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Abe resolved to stabilize Japan politics with upcoming election


Prime Minister Shinzo Abe said Wednesday he is resolved to end the divided Diet and secure political stability in Japan through the upcoming upper house election, while the main opposition Democratic Party of Japan warned his economic policy could destroy people's lives.

Joining a debate with opposition leaders ahead of the July 21 House of Councillors election, Abe, who heads the Liberal Democratic Party, said, "I will address the twisted relations between the two chambers of parliament by winning the upper house election, and will secure stability in politics."

While the LDP-led coalition holds an overwhelming majority in the powerful House of Representatives, opposition parties control the upper house, making it difficult for the ruling camp to press its legislative agenda through parliament.

Half the 242 seats in the upper house, or 121, come up for grabs every three years. The LDP and its junior coalition partner, the New Komeito party, need to obtain a total of 63 seats in the election to secure a simple majority, as they have 59 seats that will not be contested this time.

Opposition parties are struggling to erode relatively high public support for Abe's administration launched in December, when the LDP returned to power by beating the DPJ in a generation election.

In the debate, which came a day before the official campaign period for the latest election begins, DPJ leader Banri Keida attacked Abe's economic policy, dubbed "Abenomics," that is aimed at replacing nearly two decades of deflation with mild inflation as one "that could destroy lives."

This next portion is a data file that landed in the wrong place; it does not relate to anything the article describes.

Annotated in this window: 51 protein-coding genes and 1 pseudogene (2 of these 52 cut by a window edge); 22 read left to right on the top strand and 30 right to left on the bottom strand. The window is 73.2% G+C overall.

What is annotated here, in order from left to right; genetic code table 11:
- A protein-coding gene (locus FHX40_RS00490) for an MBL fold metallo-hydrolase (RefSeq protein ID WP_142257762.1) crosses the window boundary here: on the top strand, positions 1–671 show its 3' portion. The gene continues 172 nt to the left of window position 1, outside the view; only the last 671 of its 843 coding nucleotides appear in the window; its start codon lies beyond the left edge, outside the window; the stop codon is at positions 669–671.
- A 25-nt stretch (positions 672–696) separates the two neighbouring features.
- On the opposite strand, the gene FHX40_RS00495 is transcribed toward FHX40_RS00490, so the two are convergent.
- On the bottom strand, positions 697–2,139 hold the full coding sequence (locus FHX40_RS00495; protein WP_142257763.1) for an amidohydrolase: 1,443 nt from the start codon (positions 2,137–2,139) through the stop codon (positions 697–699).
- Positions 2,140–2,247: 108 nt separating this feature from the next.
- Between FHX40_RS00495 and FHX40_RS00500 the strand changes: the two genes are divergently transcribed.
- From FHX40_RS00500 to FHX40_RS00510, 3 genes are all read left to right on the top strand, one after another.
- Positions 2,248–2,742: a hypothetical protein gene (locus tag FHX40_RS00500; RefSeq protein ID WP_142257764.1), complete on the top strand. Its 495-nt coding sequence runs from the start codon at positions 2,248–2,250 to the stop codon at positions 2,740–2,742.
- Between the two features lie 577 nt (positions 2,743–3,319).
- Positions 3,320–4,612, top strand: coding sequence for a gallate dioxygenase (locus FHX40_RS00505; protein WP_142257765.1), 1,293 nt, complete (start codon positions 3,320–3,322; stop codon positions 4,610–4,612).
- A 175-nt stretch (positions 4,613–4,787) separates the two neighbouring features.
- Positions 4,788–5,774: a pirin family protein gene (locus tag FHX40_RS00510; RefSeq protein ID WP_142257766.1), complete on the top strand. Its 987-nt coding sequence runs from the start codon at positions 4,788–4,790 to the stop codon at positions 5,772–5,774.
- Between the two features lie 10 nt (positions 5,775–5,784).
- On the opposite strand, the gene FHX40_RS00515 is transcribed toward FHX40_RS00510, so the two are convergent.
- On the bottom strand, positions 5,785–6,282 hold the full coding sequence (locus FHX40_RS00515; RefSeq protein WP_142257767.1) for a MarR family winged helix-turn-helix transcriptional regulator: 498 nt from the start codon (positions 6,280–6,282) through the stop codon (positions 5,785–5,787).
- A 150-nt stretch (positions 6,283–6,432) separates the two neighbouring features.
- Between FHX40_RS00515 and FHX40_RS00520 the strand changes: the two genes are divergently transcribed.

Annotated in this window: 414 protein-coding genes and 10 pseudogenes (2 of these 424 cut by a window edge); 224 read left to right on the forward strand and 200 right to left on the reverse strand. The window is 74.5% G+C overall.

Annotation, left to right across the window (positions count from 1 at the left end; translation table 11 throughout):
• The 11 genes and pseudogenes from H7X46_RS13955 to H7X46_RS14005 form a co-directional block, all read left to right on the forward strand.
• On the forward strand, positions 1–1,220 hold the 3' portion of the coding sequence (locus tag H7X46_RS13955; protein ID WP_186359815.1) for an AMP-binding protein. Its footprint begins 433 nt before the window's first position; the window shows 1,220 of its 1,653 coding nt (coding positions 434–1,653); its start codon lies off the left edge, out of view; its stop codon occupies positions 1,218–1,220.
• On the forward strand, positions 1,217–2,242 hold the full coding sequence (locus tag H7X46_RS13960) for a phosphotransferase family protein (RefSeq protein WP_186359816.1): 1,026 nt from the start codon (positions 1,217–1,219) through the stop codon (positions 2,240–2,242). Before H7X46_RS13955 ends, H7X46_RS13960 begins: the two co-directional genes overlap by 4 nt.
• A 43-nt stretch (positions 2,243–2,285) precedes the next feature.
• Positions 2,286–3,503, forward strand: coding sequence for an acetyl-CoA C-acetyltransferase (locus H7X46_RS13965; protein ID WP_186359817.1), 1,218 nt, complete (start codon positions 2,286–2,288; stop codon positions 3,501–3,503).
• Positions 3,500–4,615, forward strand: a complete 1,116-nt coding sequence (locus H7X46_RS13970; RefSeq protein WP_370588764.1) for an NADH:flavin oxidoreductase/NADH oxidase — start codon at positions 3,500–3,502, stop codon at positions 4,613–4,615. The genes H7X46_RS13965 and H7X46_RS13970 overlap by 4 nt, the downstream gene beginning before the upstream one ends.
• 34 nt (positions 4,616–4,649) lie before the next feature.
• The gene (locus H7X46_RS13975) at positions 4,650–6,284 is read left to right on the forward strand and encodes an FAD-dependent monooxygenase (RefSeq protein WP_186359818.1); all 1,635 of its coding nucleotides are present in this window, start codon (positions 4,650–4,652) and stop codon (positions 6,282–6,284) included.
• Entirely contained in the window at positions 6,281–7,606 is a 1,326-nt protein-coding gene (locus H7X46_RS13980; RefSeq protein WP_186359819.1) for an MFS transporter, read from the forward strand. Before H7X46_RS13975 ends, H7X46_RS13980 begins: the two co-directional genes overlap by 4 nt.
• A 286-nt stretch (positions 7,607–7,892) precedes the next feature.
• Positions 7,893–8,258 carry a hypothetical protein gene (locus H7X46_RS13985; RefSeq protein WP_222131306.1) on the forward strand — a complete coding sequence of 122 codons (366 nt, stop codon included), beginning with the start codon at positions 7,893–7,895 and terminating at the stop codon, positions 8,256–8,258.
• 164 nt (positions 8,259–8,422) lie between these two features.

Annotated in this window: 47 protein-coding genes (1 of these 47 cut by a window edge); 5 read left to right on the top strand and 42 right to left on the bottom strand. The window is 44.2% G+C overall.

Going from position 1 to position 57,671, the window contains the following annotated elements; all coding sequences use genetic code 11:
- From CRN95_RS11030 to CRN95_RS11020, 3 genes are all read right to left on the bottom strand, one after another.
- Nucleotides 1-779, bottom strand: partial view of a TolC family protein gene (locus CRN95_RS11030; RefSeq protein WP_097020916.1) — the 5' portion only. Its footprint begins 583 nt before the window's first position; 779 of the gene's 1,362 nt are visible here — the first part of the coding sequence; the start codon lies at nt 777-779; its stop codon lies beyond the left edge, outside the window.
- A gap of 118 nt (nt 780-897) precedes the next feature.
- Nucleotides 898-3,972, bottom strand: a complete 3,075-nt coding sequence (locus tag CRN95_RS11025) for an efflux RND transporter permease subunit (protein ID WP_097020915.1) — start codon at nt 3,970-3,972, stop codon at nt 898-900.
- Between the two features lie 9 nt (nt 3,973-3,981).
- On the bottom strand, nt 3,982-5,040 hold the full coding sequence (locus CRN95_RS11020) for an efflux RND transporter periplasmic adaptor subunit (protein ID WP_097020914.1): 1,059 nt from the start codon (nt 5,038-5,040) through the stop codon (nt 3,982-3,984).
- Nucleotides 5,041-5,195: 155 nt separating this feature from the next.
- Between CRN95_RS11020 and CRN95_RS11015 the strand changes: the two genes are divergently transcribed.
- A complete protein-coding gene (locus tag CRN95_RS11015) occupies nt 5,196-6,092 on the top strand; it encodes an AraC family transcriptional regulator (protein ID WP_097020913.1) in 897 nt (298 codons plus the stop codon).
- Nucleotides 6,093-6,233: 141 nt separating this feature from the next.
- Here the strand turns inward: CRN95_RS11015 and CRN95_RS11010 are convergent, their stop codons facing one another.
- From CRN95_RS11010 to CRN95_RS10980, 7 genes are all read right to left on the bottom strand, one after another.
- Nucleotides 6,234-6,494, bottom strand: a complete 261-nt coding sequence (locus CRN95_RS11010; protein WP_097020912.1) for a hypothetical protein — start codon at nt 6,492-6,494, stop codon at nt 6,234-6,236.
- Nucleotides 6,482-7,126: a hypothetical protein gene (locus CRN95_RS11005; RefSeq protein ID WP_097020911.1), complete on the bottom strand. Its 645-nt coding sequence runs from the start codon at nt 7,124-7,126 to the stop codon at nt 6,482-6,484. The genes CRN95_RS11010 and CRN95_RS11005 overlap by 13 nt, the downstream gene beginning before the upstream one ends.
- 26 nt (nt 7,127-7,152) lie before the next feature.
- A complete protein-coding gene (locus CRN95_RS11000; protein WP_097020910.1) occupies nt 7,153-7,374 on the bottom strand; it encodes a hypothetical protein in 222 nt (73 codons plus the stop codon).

"Prices are increasing as a side effect of the economic policy pursued by the Abe administration," Kaieda said, pledging that the DPJ would seek to stop the policy.

The debate was also joined by the heads of New Komeito, Your Party, People's Life Party, the Japanese Communist Party, the Social Democratic Party, the Green Wind party, and the Japan Restoration Party.

Japan Restoration Party co-leader Toru Hashimoto, whose recent remarks about Japan's wartime military brothels sparked fierce criticism in Asia and the United States, tried to enhance his reformist image.

While underscoring the need for deregulation measures in revitalizing the Japanese economy, Hashimoto, who doubles as Osaka mayor, said he will "implement truly necessary reforms without fear of criticism."